(Note that this isn't all apple-to-apples. Buffalo is a power running team, while Houston's ground game is built on zone blocking, but the general principles of gap responsibility and getting off blocks transcend scheme. Suh, and the rest of the Dolphins front seven, are simply more active than they have been during the year's first four games.)

After recording no sacks in his first five games of the year, Suh grabbed a pair of quarterback sacks against Houston and was constantly disruptive in the Texans backfield. By playing to Suh's strengths, Miami may be able to rebound and build one of the league's better fronts.

Using Motion and Misdirection

With Ryan Tannehill throwing it all over the yard and most of Lamar Miller's carries going up the middle or off tackle, the Dolphins featured one of the more predictable offenses in football over the season's first month. Thus far, the staff has made a few changes to spice things up, and they've made Miami a much more difficult team to defend.

First let's take a look at the Statue of Liberty play Miami ran against Tennessee two weeks ago.

On this play Miami will do something it should do many times each game: Get the ball in wide receiver Jarvis Landry's hands. In case you've never watched Landry; He's a dude. Just a play maker you need to generate touches for. You'll know a lot more about him as the year goes on, he's that good.

Running the second-year receiver is nothing new for Miami, who has lined Landry up in the backfield a bunch early on this year, but the way they get Landry the ball is what makes this play novel.

Rather than lining him up next to Tannehill in the gun or just handing it to him on a Jet Sweep, the Dolphins find a creative way to get the budding star into open space, and he does the rest.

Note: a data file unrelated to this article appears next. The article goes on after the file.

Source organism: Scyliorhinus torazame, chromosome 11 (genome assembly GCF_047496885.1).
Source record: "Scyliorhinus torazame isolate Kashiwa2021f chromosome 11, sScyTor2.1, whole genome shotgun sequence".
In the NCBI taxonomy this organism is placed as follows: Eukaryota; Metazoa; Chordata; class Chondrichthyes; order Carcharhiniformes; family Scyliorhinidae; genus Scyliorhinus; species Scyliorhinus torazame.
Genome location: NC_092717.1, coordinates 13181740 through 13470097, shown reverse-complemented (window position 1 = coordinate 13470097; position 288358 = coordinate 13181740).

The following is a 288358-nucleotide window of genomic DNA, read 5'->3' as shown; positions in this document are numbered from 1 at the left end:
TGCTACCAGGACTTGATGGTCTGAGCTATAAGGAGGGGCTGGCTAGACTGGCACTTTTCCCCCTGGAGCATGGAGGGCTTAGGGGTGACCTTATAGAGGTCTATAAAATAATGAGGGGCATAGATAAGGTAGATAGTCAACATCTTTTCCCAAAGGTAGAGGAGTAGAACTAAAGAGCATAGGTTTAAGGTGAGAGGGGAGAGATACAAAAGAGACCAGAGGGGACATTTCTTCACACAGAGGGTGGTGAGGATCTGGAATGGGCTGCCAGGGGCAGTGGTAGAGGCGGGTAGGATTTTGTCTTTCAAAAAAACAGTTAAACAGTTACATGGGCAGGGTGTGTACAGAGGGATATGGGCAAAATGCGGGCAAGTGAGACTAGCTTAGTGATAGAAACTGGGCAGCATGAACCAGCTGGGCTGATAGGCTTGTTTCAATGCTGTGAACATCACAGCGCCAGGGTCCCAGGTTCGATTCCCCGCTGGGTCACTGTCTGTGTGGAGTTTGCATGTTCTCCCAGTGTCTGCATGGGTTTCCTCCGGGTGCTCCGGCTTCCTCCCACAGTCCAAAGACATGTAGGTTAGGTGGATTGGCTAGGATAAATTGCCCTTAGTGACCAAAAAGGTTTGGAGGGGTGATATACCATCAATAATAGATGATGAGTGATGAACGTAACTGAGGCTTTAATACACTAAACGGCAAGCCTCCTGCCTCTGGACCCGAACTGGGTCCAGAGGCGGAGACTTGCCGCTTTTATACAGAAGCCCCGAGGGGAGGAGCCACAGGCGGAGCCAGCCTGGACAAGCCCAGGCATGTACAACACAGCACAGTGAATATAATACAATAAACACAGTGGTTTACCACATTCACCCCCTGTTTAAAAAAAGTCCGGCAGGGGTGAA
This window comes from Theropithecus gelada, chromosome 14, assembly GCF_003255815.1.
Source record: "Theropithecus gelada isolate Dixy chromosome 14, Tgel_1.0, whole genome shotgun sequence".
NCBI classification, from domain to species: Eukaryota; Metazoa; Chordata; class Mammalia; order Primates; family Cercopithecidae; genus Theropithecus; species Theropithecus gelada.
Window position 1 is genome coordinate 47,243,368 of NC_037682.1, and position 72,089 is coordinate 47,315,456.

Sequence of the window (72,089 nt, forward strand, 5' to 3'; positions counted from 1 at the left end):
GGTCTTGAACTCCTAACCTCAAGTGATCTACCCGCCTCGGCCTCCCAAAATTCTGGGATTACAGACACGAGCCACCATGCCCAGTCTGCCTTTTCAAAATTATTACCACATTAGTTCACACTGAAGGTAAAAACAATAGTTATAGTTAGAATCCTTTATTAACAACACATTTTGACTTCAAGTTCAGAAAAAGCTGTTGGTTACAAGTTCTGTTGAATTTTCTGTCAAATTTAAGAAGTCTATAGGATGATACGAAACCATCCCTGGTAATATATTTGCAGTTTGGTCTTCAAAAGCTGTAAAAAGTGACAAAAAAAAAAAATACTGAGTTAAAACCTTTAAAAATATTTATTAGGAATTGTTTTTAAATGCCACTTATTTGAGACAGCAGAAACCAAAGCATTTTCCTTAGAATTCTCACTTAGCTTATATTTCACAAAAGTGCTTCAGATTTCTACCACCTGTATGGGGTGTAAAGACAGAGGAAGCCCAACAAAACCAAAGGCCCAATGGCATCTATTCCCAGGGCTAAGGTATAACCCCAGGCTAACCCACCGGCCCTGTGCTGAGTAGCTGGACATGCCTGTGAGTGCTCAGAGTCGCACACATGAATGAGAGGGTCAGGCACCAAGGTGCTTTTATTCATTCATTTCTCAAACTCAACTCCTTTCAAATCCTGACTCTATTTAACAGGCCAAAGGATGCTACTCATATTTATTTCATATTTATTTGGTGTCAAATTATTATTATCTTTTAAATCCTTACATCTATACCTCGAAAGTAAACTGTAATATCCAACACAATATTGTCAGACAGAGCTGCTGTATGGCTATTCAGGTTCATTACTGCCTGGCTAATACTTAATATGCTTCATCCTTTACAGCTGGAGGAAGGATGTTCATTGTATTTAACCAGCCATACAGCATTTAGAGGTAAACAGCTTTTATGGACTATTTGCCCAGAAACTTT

Miami lines up with two receivers to the wide side of the field and a pair of backs flanking Tannehill in the shotgun. Landry (14) is the slot receiver to the left.
Just before the snap, running back Lamar Miller (26) motions into the left flat behind the two receivers, giving a quick screen look.
The Titans quickly react to the potential screen to Miller, and Tannehill's pump fake freezes corner Coty Sensabaugh (24), who was in coverage on Landry.

This fake allows Landry to slip into the backfield and snag the hand-off from Tannehill. The Dolphins allow the defensive tackles into the backfield (another way to make the play appear to be a screen pass), banking on Landry's ability to out run them to the corner, so that they can pull a lineman and running back Damien Williams out in front of Landry.
Landry does get the corner, and is now moving toward the end zone with a wall of blockers in front of him.
Williams seals the corner to the outside, creating an alley for Landry to run through, and Rishard Matthews sets another nice block downfield. Then the rest is just a great individual effort.

Landry somehow beats three Titans for a score. Like I said, he's a dude.

Motion and the potential for a reverse will haunt future Dolphins opponents, as we see in our next play.
Here we see Miami lined up with trips to the left and a tight end on the line to the right.